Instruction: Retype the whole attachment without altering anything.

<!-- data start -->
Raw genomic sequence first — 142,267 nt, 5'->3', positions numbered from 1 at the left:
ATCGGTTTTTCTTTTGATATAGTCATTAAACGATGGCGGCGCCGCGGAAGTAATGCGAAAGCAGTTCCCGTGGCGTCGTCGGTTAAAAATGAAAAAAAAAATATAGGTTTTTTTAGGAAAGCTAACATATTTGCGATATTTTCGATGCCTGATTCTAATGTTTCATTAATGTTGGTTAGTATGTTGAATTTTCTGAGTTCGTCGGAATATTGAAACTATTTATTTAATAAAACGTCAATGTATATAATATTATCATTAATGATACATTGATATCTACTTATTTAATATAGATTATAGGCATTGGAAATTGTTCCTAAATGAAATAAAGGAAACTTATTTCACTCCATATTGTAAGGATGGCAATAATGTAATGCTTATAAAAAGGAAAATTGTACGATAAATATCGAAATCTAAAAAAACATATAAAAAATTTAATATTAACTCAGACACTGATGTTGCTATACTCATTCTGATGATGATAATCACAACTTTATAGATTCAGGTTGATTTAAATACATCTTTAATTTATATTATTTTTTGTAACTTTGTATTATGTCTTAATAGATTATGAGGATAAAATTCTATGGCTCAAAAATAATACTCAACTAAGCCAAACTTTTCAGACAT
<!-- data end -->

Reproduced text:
Raw genomic sequence first — 142,267 nt, 5'->3', positions numbered from 1 at the left:
ATCGGTTTTTCTTTTGATATAGTCATTAAACGATGGCGGCGCCGCGGAAGTAATGCGAAAGCAGTTCCCGTGGCGTCGTCGGTTAAAAATGAAAAAAAAAATATAGGTTTTTTTAGGAAAGCTAACATATTTGCGATATTTTCGATGCCTGATTCTAATGTTTCATTAATGTTGGTTAGTATGTTGAATTTTCTGAGTTCGTCGGAATATTGAAACTATTTATTTAATAAAACGTCAATGTATATAATATTATCATTAATGATACATTGATATCTACTTATTTAATATAGATTATAGGCATTGGAAATTGTTCCTAAATGAAATAAAGGAAACTTATTTCACTCCATATTGTAAGGATGGCAATAATGTAATGCTTATAAAAAGGAAAATTGTACGATAAATATCGAAATCTAAAAAAACATATAAAAAATTTAATATTAACTCAGACACTGATGTTGCTATACTCATTCTGATGATGATAATCACAACTTTATAGATTCAGGTTGATTTAAATACATCTTTAATTTATATTATTTTTTGTAACTTTGTATTATGTCTTAATAGATTATGAGGATAAAATTCTATGGCTCAAAAATAATACTCAACTAAGCCAAACTTTTCAGACAT